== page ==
Replacement Theology – A theory of interpretation or belief based on the idea that “the church or Christianty” replaces the Jewish people as God’s chosen people thus assuming all the promises made to the Jews therefore rendering the Jews irrelevant in eschatology.

S

Second ComingIn futurist or millennial models it is the physical bodily return of Christ to earth.

In the full Preterist model it is the coming of Christ in 70 AD which is not a literal, physical, viewable type of coming, but rather Christ’s coming in judgment manifesting itself in the destruction of Jerusalem by the Roman army. It ushers in the “age without in” or New Covenant.

 

Seventy Weeks of Years

Daniel 9:24-27 (Holman Christian Standard Bible)

24  Seventy weeks  are decreed about your people and your
holy city—to bring the rebellion to an end, to put a stop
to sin, to wipe away injustice, to bring in everlasting
righhteousness, to seal up vision and prophecy, and to
anoint the most holy place.
25  Know and understand this: From the issuing of the decree
to restore and rebuild Jerusalem until Messiah the Prince
will be seven weeks and 62 weeks. It will be rebuilt with
a plaza and a moat, but in difficult times.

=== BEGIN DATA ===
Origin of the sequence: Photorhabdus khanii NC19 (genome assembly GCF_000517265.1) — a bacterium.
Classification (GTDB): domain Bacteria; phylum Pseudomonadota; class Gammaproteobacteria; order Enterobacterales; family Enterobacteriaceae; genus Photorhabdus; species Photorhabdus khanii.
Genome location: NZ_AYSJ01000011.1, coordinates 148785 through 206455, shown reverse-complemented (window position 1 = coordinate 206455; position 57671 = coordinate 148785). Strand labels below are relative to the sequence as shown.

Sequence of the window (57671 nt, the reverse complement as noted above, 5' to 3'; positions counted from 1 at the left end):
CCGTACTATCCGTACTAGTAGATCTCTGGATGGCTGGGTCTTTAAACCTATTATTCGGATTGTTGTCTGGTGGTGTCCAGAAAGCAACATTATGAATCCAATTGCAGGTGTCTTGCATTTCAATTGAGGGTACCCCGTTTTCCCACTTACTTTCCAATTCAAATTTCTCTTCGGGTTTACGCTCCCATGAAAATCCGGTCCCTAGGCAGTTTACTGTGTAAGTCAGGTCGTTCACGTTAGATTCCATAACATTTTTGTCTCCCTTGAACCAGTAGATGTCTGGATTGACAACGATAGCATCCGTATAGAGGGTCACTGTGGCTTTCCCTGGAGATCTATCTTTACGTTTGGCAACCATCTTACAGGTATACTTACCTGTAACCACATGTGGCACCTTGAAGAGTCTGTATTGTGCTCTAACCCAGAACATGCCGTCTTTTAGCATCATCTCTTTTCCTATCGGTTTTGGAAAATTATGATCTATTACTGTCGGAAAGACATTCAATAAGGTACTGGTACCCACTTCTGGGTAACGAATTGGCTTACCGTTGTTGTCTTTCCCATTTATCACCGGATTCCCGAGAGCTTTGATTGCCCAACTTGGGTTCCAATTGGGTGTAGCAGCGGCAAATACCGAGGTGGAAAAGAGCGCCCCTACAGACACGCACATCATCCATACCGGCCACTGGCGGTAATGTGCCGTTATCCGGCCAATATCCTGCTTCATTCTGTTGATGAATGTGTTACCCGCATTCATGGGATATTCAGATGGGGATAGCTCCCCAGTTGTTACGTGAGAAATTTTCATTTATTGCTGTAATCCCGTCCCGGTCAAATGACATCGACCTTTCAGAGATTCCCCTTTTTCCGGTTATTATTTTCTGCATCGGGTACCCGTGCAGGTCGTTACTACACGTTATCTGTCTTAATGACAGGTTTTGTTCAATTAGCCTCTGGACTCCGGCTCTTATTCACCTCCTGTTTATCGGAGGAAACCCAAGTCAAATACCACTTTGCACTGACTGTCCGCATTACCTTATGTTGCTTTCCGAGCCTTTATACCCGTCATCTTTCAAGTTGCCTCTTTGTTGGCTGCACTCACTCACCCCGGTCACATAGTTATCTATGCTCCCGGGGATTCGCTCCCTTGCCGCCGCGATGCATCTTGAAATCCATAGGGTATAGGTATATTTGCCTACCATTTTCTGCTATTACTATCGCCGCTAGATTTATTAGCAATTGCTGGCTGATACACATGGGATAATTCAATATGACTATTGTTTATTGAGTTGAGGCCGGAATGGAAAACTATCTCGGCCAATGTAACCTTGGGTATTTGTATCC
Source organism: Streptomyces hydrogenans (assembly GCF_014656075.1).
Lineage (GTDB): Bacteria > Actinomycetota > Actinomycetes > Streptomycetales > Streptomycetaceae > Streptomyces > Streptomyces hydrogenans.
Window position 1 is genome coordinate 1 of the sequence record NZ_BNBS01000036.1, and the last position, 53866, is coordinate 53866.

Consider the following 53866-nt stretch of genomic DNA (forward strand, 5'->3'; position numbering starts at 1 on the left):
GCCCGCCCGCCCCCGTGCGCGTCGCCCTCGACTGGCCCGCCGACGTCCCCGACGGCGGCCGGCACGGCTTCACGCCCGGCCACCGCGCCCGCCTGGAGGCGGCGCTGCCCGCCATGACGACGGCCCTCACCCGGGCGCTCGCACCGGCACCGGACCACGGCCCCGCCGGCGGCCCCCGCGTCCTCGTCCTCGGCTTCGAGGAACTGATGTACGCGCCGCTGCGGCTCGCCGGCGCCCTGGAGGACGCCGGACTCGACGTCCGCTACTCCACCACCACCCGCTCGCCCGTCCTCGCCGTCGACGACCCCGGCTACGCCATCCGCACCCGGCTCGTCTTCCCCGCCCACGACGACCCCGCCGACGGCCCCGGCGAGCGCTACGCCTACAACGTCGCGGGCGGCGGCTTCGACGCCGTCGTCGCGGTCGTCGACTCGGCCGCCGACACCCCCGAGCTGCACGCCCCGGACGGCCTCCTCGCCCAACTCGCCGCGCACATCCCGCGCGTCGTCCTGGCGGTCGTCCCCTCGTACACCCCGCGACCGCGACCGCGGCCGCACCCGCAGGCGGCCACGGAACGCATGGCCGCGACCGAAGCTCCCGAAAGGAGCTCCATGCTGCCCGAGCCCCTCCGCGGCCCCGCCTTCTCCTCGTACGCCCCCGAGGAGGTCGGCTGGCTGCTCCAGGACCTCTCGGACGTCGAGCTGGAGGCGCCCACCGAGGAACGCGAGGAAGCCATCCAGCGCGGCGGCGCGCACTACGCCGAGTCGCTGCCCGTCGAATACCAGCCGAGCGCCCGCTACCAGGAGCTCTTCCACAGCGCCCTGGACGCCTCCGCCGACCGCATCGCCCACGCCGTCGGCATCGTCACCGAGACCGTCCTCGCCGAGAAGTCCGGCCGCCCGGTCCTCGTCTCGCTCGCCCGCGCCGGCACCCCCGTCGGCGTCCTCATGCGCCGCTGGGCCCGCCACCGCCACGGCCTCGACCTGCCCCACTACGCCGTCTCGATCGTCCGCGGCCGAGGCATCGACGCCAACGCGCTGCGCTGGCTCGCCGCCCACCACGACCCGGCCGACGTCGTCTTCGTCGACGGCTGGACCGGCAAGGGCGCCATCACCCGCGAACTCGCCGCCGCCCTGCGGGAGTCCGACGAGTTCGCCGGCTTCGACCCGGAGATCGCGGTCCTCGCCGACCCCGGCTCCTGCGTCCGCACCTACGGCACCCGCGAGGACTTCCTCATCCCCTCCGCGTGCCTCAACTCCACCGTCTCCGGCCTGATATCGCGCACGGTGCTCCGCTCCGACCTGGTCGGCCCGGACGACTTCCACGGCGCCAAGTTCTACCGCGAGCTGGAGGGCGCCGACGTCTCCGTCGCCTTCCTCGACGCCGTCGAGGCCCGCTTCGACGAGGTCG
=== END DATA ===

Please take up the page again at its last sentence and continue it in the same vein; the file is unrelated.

26  After those 62 weeks the Messiah will be cut off and will
have nothing. The people of the coming prince will
destroy the city and the sanctuary. The end will come
with a flood, and until the end there will be war;
desolations are decreed.
27  He will make a firm covenant with many for one week, but
in the middle of the week he will put a stop to sacrifice
and offering. And the abomination of desolation will be
on a wing of the temple until the decreed destruction is
poured out on the desolator.”

Today most people probably hear these verses interpreted
from the dispensationalist view point, but this really shows
how popular interpretations can change in the span of 100
years or less.

The contrasting view points on these verses are not just between
futurist and preterists, but also between dispensationalists
and non-dispensationalists.

Dispensationalists insert a pause between the 69th week and
the 70th week. They see the 70th week as yet future when
Christ returns.

A preterist view (has no gap in the weeks) sees the 70th